Chinese Catholics keep a low profile on way to World Youth Day

At the 2014 Asian Youth Day in South Korea, the Chinese authorities hassled attendees
Chinese Catholics keep a low profile on way to World Youth Day

A group of mainland Chinese Catholic youth at World Youth Day 2013 in Brazil. (Photo supplied) reporter, Hong Kong
July 22, 2016
Though Catholics from China often meet obstacles when joining worldwide church events, delegates heading to the World Youth Day (WYD) in Krakow, Poland, have found it comparatively easier than in 2014.

"This year we are going to the homeland of St. John Paul II and we're super excited," a Catholic youth from eastern China who identifies himself as Joseph told "We hope the saint can guide us in our spiritual life."

"I heard my sister share her story about WYD 2008," said "Mary" from Zhejiang province. "I've wanted to go since that moment … I will pray for my father especially during my journey: that may God guide him to become a Catholic one day."

"Our group has 60 members from 18 cities in China and most of them do not know each other," Elizabeth Zhang, organizer of the group said. "So we held a two day warm up camp before flying to Poland."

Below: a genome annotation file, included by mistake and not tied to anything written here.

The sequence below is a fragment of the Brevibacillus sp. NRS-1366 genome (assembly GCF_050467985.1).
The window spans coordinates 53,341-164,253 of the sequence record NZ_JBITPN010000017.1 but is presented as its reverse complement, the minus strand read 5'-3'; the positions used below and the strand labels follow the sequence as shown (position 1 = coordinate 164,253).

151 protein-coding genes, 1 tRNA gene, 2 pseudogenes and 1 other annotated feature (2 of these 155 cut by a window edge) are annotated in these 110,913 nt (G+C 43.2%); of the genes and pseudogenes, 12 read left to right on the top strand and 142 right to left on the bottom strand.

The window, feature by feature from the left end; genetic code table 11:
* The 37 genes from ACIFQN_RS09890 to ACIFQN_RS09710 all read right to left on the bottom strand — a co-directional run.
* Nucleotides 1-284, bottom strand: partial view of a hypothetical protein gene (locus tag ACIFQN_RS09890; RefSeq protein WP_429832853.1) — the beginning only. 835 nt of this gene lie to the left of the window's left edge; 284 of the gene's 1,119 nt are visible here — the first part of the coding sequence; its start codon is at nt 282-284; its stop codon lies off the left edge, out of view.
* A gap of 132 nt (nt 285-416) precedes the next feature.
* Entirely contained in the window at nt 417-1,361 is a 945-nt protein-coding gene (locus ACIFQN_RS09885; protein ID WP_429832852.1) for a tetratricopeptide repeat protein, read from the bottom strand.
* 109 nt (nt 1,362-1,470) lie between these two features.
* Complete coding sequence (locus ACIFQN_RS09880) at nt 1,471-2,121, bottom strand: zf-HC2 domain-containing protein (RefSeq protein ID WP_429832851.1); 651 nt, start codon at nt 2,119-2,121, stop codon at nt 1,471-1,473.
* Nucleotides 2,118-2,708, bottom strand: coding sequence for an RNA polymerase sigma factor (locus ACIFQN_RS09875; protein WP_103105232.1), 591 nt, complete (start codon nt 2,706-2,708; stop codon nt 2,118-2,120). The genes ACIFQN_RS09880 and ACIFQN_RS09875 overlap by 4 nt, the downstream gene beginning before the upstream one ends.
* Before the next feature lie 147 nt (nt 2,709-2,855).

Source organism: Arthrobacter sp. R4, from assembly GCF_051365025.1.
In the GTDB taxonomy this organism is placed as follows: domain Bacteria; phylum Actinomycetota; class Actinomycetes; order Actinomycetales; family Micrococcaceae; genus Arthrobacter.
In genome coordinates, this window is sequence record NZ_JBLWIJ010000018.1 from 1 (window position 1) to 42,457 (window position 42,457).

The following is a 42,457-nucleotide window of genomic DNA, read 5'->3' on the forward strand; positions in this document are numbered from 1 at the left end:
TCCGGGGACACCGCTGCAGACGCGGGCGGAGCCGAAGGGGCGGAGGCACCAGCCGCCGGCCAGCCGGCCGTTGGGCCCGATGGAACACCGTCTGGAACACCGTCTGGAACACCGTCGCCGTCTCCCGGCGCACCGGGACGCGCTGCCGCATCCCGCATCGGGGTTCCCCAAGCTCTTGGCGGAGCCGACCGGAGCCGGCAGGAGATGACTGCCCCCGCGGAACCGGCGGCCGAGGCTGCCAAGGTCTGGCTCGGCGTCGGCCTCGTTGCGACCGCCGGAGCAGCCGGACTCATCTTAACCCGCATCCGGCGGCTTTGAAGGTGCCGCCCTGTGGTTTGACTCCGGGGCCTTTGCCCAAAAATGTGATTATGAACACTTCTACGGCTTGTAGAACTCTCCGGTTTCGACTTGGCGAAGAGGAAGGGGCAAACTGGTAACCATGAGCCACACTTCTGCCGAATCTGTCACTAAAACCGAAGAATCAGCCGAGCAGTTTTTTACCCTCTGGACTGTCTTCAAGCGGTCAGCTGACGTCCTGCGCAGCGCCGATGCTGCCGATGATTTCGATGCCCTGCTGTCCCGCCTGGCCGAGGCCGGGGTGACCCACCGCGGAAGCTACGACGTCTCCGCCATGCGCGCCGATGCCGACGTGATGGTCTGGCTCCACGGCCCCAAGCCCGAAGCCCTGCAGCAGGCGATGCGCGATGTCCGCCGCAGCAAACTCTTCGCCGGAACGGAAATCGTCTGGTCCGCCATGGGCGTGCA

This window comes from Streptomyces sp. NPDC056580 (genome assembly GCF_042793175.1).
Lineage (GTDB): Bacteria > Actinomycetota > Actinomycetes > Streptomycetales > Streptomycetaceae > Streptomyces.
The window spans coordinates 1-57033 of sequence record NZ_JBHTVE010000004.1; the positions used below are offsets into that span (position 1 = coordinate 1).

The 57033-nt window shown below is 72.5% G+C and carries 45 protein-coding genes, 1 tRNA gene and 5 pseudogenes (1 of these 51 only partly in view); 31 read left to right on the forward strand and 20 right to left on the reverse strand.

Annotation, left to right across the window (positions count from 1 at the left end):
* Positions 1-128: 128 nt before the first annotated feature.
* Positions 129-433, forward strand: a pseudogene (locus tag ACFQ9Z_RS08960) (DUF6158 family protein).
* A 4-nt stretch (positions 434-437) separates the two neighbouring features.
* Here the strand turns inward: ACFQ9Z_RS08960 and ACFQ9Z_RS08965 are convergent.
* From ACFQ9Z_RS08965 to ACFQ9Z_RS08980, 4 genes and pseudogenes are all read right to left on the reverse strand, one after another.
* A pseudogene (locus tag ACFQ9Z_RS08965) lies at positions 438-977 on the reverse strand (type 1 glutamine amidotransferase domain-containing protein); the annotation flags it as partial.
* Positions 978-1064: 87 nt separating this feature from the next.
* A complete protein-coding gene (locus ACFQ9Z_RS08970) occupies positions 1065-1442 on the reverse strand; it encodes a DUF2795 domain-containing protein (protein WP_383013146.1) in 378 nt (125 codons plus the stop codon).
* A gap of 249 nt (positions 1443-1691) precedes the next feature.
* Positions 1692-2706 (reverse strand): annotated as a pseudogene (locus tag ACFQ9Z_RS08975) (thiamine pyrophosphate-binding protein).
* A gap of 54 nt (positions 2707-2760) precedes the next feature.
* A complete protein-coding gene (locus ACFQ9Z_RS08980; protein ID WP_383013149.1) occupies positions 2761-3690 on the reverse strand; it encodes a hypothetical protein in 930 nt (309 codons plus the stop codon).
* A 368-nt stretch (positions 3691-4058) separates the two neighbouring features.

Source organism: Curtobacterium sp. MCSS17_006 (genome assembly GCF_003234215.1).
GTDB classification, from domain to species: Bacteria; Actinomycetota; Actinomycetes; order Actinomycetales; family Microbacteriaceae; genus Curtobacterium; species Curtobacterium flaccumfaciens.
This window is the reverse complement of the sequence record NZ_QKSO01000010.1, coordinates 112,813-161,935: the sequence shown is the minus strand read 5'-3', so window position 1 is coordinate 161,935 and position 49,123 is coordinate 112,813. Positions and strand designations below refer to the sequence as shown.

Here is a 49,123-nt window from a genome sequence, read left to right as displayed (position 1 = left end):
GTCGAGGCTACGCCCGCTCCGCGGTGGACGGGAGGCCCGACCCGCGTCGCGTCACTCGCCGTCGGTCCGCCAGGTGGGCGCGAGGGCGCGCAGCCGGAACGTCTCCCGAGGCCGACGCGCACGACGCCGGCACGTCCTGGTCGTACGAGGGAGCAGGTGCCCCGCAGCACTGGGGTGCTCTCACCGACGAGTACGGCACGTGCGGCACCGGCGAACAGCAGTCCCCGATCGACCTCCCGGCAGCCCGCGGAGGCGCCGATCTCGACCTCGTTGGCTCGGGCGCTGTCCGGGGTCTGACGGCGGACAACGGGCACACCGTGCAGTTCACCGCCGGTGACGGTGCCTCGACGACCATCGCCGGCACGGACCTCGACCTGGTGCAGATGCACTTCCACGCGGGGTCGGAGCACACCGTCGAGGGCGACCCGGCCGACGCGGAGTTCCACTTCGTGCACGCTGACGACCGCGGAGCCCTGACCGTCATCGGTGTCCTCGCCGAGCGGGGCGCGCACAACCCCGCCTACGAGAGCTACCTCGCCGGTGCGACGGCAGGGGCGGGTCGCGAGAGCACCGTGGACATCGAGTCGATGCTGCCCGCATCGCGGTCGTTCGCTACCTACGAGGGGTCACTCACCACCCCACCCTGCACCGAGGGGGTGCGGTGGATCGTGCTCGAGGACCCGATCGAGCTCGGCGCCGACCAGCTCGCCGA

About 2.5 million young people from around the world are expected to attend the July 26-31 gathering in Krakow, the childhood home of St. Pope John Paul II who initiated the gathering in 1985.

At the 2014 Asian Youth Day in South Korea, the Chinese authorities hassled attendees. "Around 60 Chinese youth came to South Korea successfully but more people [were banned]. For their safety, we cannot speak too much," the event spokesman said to the media after the closing Mass of the Catholic youth celebration.

But this time Joseph said that getting an exit visa was much easier.

An underground church leader, who asked not to be named, told that he did not hear of any difficulties attending WYD this year.

"They [participants and organizers] are clever now," the church official explained. "They did not say they're going to WYD as that would be very troublesome. So they travel to another location first before they fly to Poland."

Another delegation with around 30 members have visas but still worry if they will get through immigration at the airport.

"Yes, we all have visas," a layman who ask not to be named told "But we have to submit a lot of documents and it is very complicated.… We have to keep a low profile."

The total number of delegates expected to go to the celebrations from mainland China are yet to be known.

According to the Diocesan Youth Commission of Hong Kong, more than 500 participants from Hong Kong are going in 20 groups. There are around 140 participants from Taiwan while Macau has about 100 attending.

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